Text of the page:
The State of Kansas imprisoned over 5,000 women for having STDs
For most people, the thought of seeing a doctor for a quick checkup after having unprotected sex isn’t anything to be too scared of. Sure, it’s a little uncomfortable, but nothing too bad is going to happen and it's better to get treated. After all, it’s not like they’re going to send you to prison if you have chlamydia, is it?
But, for thousands of women living in Kansas, this was exactly the case. In fact, the state imprisoned thousands of women at the Kansas Women's Industrial Farm, a detention camp in Lansing, purely based on the fact that they either had, or were suspected to have, venereal diseases. But while the Sunflower State was far from the only state to enact such quarantine programme in an effort to “to prevent the spread and dissemination of disease dangerous to the public health” during the First World War, theirs was unusual in another way. You see, most states disbanded their programmes after the end of WW1. In Kansas, however, it continued right through until 1942 - affecting over 5,000 women.
The incarceration scheme came about in 1917 as authorities strived to control the spread of sexually transmitted diseases, primarily syphilis and gonorrhoea. With the First World War in full flow, those in charge had a nasty shock to discover quite how many of their men were suffering from the ill-effects of love-making, and considered it a threat to both public health and national security. A law known as Chapter 205 was their response, allowing authorities including public health officials and police to designate “suspects”, order tests, hold individuals while these tests occurred, and then detain them at the "farm".
The funny thing was, it was almost exclusively women that were imprisoned, despite the fact that it takes two to tango. Many of the women landed up at the facility after altercations with their husbands which saw them arrested by police, who would routinely screen women for such diseases. Nicole Perry, a researcher at the University of Kansas, studied the records of those admitted and saw a familiar pattern: "Quite a few of the women reported, 'I got a disease from my husband. We got into an argument, and he turned me into the police. He got off scot-free.'" In the same time, not one man was admitted to an equivalent institution for the same "offence".
But that wasn't the only route into the Women's Industrial Farm, and most of those held under Chapter 205 were perfectly normal women that found themselves held alongside prisoners charged with murder and other serious offences. In some records, women were shown to have been arrested under Chapter 205 simply for attending dances or social events and found themselves charged with “lascivious conduct” when police raided the gatherings. Some were reported out of revenge by ex-partners, others turned in by their own parents as punishment their unruliness. A number of women were even quarantined after disclosing a rape, only to be treated like some kind of “immoral” woman.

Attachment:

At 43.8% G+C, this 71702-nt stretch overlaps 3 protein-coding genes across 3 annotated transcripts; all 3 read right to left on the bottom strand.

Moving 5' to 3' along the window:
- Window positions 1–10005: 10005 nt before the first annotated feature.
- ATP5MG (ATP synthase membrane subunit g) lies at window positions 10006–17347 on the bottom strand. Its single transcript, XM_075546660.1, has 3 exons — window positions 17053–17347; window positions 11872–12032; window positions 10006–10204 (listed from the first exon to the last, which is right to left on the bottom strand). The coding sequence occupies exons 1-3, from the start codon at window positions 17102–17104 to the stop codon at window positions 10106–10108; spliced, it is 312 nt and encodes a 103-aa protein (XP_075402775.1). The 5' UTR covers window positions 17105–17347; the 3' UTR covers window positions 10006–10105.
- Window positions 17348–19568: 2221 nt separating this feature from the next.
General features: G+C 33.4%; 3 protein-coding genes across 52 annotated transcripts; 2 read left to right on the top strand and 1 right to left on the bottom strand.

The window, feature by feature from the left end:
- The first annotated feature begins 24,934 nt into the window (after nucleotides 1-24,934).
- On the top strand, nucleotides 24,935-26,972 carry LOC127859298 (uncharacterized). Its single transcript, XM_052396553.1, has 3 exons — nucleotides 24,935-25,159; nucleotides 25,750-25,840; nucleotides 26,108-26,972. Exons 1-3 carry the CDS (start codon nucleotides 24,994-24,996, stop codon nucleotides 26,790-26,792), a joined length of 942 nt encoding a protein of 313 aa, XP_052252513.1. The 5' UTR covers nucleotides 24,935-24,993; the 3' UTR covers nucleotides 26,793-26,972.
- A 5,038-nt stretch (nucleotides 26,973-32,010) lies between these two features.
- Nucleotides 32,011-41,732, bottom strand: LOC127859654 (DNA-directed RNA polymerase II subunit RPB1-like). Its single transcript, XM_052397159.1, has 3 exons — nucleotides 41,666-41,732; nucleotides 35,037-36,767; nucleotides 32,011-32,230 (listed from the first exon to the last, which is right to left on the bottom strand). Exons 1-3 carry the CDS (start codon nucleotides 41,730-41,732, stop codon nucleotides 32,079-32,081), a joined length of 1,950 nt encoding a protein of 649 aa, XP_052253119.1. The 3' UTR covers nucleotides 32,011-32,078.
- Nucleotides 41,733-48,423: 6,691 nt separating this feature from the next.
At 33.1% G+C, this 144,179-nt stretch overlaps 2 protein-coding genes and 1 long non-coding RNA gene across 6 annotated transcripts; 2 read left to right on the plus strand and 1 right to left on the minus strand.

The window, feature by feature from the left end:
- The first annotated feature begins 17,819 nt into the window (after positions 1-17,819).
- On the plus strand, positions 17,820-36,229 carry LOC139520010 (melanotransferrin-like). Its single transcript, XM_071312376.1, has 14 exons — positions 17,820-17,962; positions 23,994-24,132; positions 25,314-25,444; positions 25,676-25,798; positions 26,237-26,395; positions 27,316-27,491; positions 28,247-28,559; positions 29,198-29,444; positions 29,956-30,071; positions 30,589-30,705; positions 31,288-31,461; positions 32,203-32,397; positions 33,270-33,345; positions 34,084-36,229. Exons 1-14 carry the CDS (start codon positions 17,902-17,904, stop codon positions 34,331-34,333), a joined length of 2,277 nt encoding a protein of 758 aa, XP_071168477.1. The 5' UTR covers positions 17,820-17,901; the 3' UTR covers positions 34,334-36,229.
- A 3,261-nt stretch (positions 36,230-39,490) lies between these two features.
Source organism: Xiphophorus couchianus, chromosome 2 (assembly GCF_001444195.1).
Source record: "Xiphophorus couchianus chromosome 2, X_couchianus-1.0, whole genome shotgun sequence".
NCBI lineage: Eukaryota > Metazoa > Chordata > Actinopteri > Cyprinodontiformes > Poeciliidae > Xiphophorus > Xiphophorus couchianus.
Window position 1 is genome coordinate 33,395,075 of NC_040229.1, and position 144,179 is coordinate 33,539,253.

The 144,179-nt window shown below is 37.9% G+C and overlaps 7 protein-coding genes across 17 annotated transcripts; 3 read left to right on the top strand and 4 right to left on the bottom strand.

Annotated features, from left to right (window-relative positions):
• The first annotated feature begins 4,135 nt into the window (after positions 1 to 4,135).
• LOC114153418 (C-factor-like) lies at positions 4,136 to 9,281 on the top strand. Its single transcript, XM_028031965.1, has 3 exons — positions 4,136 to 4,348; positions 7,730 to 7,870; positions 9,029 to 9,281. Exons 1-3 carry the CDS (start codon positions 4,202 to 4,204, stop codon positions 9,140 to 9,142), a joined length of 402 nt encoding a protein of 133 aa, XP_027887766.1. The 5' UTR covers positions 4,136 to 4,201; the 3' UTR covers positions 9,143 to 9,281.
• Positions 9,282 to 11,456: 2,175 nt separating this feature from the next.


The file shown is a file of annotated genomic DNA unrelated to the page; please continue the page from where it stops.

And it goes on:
Unfortunately for many of the women arrested, the tests weren’t accurate and simply being sexually active could be enough to declare a woman to have an STD, whether they were married or not. Detainees would also be questioned about other aspects of their lifestyle, including drinking, smoking and their family background; even if the physical test came back negative, unsavoury answers to these questions could be enough to condemn them. “Chapter 205 is a clear example of the social control of sexuality," says Perry.
However, gender wasn’t the only factor influencing who ended up behind bars and who was free to continue with their daily lives. Class also played a major role, with a surprising number poorer women committing themselves to be jailed simply to access treatment: "If you were well-off, you could afford to get discreet care from a private doctor. If you were poor, you had to commit yourself to a prison in order to access care" explained Perry. In an age before antibiotics or any form of Medicaid, the loss of liberty was sometimes a necessary evil in order to stay healthy. As as a result of misinformation about drugs, the treatment was more often than not unsuccessful and even poisonous.
Day-to-day life at the farm was different to a normal prison. Sentences were ostensibly designed to “rehabilitate” the women and they did not wear chains, but worked on the farm, while receiving "moral" education for their "sins" and treatment for their illnesses. Generally, the women spent an average of four months in detention, before being released. It's hard to ascertain for certain what life would have been like in the aftermath of such sentences as fewer records were kept, but Perry believes that it would have been no walk in the park, especially if they "lived in small towns where people knew they were sent to the farm for having this disease, which would have carried a stigma."
Perhaps the worst part of this is that no matter how shocking this may have been to read, we really haven't moved on as much as you would like to think. Around the world, women are routinely locked up for "moral crimes" such as running away from home or having lost their virginity. Even in America, the stigmatisation of sex before marriage and STDs is still commonplace, and vulnerable to become even more so as the education system moved towards an abstinence-based approach. Lack of access to affordable healthcare is still putting poorer sexually active women's lives at risk every day. And all of these things are just as avoidable and arbitrary as the detention of these 5000 women was.